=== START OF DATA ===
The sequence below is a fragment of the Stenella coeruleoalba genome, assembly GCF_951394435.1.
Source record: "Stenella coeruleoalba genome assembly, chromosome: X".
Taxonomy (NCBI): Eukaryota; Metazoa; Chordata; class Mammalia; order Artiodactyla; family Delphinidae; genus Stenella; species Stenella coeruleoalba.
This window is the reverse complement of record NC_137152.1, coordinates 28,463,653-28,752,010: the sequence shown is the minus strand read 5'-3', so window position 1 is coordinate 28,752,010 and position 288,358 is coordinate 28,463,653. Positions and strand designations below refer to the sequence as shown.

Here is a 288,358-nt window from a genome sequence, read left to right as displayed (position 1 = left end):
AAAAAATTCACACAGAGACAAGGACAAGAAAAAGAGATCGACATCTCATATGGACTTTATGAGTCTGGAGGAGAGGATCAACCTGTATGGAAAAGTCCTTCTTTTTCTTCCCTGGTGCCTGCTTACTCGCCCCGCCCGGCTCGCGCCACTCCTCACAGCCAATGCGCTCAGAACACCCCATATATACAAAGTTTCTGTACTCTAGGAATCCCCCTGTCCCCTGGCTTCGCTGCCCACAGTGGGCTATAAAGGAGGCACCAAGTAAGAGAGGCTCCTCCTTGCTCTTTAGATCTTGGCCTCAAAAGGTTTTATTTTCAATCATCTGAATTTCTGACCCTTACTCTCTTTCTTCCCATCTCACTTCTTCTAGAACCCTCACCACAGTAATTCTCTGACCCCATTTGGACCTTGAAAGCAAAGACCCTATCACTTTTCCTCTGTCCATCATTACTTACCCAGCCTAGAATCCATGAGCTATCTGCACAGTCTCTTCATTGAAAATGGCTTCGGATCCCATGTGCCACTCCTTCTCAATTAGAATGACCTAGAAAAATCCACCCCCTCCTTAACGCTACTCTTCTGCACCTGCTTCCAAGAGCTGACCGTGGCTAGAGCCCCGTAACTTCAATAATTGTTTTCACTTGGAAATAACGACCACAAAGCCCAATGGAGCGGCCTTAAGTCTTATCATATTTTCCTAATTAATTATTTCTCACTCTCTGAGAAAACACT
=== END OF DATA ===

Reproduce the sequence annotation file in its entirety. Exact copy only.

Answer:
The sequence below is a fragment of the Stenella coeruleoalba genome, assembly GCF_951394435.1.
Source record: "Stenella coeruleoalba genome assembly, chromosome: X".
Taxonomy (NCBI): Eukaryota; Metazoa; Chordata; class Mammalia; order Artiodactyla; family Delphinidae; genus Stenella; species Stenella coeruleoalba.
This window is the reverse complement of record NC_137152.1, coordinates 28,463,653-28,752,010: the sequence shown is the minus strand read 5'-3', so window position 1 is coordinate 28,752,010 and position 288,358 is coordinate 28,463,653. Positions and strand designations below refer to the sequence as shown.

Here is a 288,358-nt window from a genome sequence, read left to right as displayed (position 1 = left end):
AAAAAATTCACACAGAGACAAGGACAAGAAAAAGAGATCGACATCTCATATGGACTTTATGAGTCTGGAGGAGAGGATCAACCTGTATGGAAAAGTCCTTCTTTTTCTTCCCTGGTGCCTGCTTACTCGCCCCGCCCGGCTCGCGCCACTCCTCACAGCCAATGCGCTCAGAACACCCCATATATACAAAGTTTCTGTACTCTAGGAATCCCCCTGTCCCCTGGCTTCGCTGCCCACAGTGGGCTATAAAGGAGGCACCAAGTAAGAGAGGCTCCTCCTTGCTCTTTAGATCTTGGCCTCAAAAGGTTTTATTTTCAATCATCTGAATTTCTGACCCTTACTCTCTTTCTTCCCATCTCACTTCTTCTAGAACCCTCACCACAGTAATTCTCTGACCCCATTTGGACCTTGAAAGCAAAGACCCTATCACTTTTCCTCTGTCCATCATTACTTACCCAGCCTAGAATCCATGAGCTATCTGCACAGTCTCTTCATTGAAAATGGCTTCGGATCCCATGTGCCACTCCTTCTCAATTAGAATGACCTAGAAAAATCCACCCCCTCCTTAACGCTACTCTTCTGCACCTGCTTCCAAGAGCTGACCGTGGCTAGAGCCCCGTAACTTCAATAATTGTTTTCACTTGGAAATAACGACCACAAAGCCCAATGGAGCGGCCTTAAGTCTTATCATATTTTCCTAATTAATTATTTCTCACTCTCTGAGAAAACACT